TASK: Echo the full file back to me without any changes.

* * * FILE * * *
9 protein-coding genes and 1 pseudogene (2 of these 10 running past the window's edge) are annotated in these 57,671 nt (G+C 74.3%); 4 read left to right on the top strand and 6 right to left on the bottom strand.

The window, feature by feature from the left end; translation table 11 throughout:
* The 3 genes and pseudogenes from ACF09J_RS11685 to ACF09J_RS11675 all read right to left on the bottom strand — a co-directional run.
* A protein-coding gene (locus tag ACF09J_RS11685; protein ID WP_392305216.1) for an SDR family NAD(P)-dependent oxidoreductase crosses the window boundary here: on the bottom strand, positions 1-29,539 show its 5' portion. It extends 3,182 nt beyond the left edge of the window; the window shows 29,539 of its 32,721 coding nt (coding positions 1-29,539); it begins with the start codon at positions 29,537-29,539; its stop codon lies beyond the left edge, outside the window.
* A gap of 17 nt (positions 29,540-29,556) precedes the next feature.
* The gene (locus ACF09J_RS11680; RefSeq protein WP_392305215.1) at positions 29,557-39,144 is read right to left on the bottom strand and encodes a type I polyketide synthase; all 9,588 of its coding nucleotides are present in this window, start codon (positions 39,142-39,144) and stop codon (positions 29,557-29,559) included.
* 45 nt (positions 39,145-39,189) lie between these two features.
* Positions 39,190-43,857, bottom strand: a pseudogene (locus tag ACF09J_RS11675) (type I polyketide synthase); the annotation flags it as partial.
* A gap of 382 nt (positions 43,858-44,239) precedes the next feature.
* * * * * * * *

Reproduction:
9 protein-coding genes and 1 pseudogene (2 of these 10 running past the window's edge) are annotated in these 57,671 nt (G+C 74.3%); 4 read left to right on the top strand and 6 right to left on the bottom strand.

The window, feature by feature from the left end; translation table 11 throughout:
* The 3 genes and pseudogenes from ACF09J_RS11685 to ACF09J_RS11675 all read right to left on the bottom strand — a co-directional run.
* A protein-coding gene (locus tag ACF09J_RS11685; protein ID WP_392305216.1) for an SDR family NAD(P)-dependent oxidoreductase crosses the window boundary here: on the bottom strand, positions 1-29,539 show its 5' portion. It extends 3,182 nt beyond the left edge of the window; the window shows 29,539 of its 32,721 coding nt (coding positions 1-29,539); it begins with the start codon at positions 29,537-29,539; its stop codon lies beyond the left edge, outside the window.
* A gap of 17 nt (positions 29,540-29,556) precedes the next feature.
* The gene (locus ACF09J_RS11680; RefSeq protein WP_392305215.1) at positions 29,557-39,144 is read right to left on the bottom strand and encodes a type I polyketide synthase; all 9,588 of its coding nucleotides are present in this window, start codon (positions 39,142-39,144) and stop codon (positions 29,557-29,559) included.
* 45 nt (positions 39,145-39,189) lie between these two features.
* Positions 39,190-43,857, bottom strand: a pseudogene (locus tag ACF09J_RS11675) (type I polyketide synthase); the annotation flags it as partial.
* A gap of 382 nt (positions 43,858-44,239) precedes the next feature.